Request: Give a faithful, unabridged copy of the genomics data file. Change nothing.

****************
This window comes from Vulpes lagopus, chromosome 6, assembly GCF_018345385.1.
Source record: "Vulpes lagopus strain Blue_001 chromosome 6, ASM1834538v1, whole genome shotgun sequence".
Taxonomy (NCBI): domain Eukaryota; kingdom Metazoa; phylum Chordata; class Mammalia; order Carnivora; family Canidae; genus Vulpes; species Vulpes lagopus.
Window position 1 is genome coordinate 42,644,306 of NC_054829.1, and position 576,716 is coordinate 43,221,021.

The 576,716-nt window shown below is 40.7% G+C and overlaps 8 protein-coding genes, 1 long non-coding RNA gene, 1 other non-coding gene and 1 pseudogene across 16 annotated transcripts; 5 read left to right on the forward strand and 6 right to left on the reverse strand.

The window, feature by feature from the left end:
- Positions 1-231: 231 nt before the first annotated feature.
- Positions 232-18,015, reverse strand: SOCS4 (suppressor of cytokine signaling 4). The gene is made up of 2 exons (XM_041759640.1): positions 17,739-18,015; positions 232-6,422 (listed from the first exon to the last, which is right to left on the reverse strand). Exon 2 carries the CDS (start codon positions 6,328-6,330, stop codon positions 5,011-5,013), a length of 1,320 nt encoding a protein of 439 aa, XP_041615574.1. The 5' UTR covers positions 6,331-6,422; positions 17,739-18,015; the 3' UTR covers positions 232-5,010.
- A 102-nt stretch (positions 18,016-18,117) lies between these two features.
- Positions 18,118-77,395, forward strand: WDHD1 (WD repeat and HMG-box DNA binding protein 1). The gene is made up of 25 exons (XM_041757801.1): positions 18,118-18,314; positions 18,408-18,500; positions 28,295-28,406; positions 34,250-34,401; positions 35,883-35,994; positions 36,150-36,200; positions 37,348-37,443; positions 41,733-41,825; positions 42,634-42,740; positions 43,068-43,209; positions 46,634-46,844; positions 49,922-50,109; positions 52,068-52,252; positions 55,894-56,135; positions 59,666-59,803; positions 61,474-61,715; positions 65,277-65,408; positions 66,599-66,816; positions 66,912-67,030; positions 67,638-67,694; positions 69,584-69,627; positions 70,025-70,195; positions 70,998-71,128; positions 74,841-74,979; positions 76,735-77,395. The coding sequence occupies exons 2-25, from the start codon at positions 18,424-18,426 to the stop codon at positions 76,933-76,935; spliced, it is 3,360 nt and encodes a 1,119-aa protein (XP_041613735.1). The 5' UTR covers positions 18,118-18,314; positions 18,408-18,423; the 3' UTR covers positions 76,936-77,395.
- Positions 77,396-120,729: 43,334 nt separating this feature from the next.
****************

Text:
This window comes from Vulpes lagopus, chromosome 6, assembly GCF_018345385.1.
Source record: "Vulpes lagopus strain Blue_001 chromosome 6, ASM1834538v1, whole genome shotgun sequence".
Taxonomy (NCBI): domain Eukaryota; kingdom Metazoa; phylum Chordata; class Mammalia; order Carnivora; family Canidae; genus Vulpes; species Vulpes lagopus.
Window position 1 is genome coordinate 42,644,306 of NC_054829.1, and position 576,716 is coordinate 43,221,021.

The 576,716-nt window shown below is 40.7% G+C and overlaps 8 protein-coding genes, 1 long non-coding RNA gene, 1 other non-coding gene and 1 pseudogene across 16 annotated transcripts; 5 read left to right on the forward strand and 6 right to left on the reverse strand.

The window, feature by feature from the left end:
- Positions 1-231: 231 nt before the first annotated feature.
- Positions 232-18,015, reverse strand: SOCS4 (suppressor of cytokine signaling 4). The gene is made up of 2 exons (XM_041759640.1): positions 17,739-18,015; positions 232-6,422 (listed from the first exon to the last, which is right to left on the reverse strand). Exon 2 carries the CDS (start codon positions 6,328-6,330, stop codon positions 5,011-5,013), a length of 1,320 nt encoding a protein of 439 aa, XP_041615574.1. The 5' UTR covers positions 6,331-6,422; positions 17,739-18,015; the 3' UTR covers positions 232-5,010.
- A 102-nt stretch (positions 18,016-18,117) lies between these two features.
- Positions 18,118-77,395, forward strand: WDHD1 (WD repeat and HMG-box DNA binding protein 1). The gene is made up of 25 exons (XM_041757801.1): positions 18,118-18,314; positions 18,408-18,500; positions 28,295-28,406; positions 34,250-34,401; positions 35,883-35,994; positions 36,150-36,200; positions 37,348-37,443; positions 41,733-41,825; positions 42,634-42,740; positions 43,068-43,209; positions 46,634-46,844; positions 49,922-50,109; positions 52,068-52,252; positions 55,894-56,135; positions 59,666-59,803; positions 61,474-61,715; positions 65,277-65,408; positions 66,599-66,816; positions 66,912-67,030; positions 67,638-67,694; positions 69,584-69,627; positions 70,025-70,195; positions 70,998-71,128; positions 74,841-74,979; positions 76,735-77,395. The coding sequence occupies exons 2-25, from the start codon at positions 18,424-18,426 to the stop codon at positions 76,933-76,935; spliced, it is 3,360 nt and encodes a 1,119-aa protein (XP_041613735.1). The 5' UTR covers positions 18,118-18,314; positions 18,408-18,423; the 3' UTR covers positions 76,936-77,395.
- Positions 77,396-120,729: 43,334 nt separating this feature from the next.